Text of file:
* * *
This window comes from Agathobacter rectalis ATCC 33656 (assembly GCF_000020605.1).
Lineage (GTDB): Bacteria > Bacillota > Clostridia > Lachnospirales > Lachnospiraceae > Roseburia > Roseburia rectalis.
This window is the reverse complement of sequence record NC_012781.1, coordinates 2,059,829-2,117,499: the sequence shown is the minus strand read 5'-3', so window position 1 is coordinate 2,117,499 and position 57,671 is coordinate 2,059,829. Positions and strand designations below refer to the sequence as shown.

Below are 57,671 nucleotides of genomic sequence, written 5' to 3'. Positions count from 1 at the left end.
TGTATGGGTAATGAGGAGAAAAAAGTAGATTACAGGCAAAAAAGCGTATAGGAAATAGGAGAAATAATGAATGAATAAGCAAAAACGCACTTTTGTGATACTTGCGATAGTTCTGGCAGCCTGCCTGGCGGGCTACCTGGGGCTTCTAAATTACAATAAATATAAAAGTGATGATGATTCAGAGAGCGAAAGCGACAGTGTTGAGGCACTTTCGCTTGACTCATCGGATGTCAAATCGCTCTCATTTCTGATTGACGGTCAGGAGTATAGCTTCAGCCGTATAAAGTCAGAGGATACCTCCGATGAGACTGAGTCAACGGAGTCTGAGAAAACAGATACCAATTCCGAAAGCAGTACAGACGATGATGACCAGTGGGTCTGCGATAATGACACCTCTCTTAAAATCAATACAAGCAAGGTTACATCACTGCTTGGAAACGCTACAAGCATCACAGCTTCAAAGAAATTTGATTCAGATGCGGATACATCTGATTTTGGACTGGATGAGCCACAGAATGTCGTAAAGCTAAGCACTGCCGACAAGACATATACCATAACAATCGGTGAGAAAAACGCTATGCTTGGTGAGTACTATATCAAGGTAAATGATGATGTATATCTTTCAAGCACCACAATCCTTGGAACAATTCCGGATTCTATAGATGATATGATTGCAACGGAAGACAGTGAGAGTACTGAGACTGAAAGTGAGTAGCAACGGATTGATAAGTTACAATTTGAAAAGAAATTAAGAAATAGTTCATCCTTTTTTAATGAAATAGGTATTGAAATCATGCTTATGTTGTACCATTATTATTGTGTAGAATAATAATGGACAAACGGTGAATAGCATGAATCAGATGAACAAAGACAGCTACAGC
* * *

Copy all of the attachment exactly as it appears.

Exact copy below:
This window comes from Agathobacter rectalis ATCC 33656 (assembly GCF_000020605.1).
Lineage (GTDB): Bacteria > Bacillota > Clostridia > Lachnospirales > Lachnospiraceae > Roseburia > Roseburia rectalis.
This window is the reverse complement of sequence record NC_012781.1, coordinates 2,059,829-2,117,499: the sequence shown is the minus strand read 5'-3', so window position 1 is coordinate 2,117,499 and position 57,671 is coordinate 2,059,829. Positions and strand designations below refer to the sequence as shown.

Below are 57,671 nucleotides of genomic sequence, written 5' to 3'. Positions count from 1 at the left end.
TGTATGGGTAATGAGGAGAAAAAAGTAGATTACAGGCAAAAAAGCGTATAGGAAATAGGAGAAATAATGAATGAATAAGCAAAAACGCACTTTTGTGATACTTGCGATAGTTCTGGCAGCCTGCCTGGCGGGCTACCTGGGGCTTCTAAATTACAATAAATATAAAAGTGATGATGATTCAGAGAGCGAAAGCGACAGTGTTGAGGCACTTTCGCTTGACTCATCGGATGTCAAATCGCTCTCATTTCTGATTGACGGTCAGGAGTATAGCTTCAGCCGTATAAAGTCAGAGGATACCTCCGATGAGACTGAGTCAACGGAGTCTGAGAAAACAGATACCAATTCCGAAAGCAGTACAGACGATGATGACCAGTGGGTCTGCGATAATGACACCTCTCTTAAAATCAATACAAGCAAGGTTACATCACTGCTTGGAAACGCTACAAGCATCACAGCTTCAAAGAAATTTGATTCAGATGCGGATACATCTGATTTTGGACTGGATGAGCCACAGAATGTCGTAAAGCTAAGCACTGCCGACAAGACATATACCATAACAATCGGTGAGAAAAACGCTATGCTTGGTGAGTACTATATCAAGGTAAATGATGATGTATATCTTTCAAGCACCACAATCCTTGGAACAATTCCGGATTCTATAGATGATATGATTGCAACGGAAGACAGTGAGAGTACTGAGACTGAAAGTGAGTAGCAACGGATTGATAAGTTACAATTTGAAAAGAAATTAAGAAATAGTTCATCCTTTTTTAATGAAATAGGTATTGAAATCATGCTTATGTTGTACCATTATTATTGTGTAGAATAATAATGGACAAACGGTGAATAGCATGAATCAGATGAACAAAGACAGCTACAGC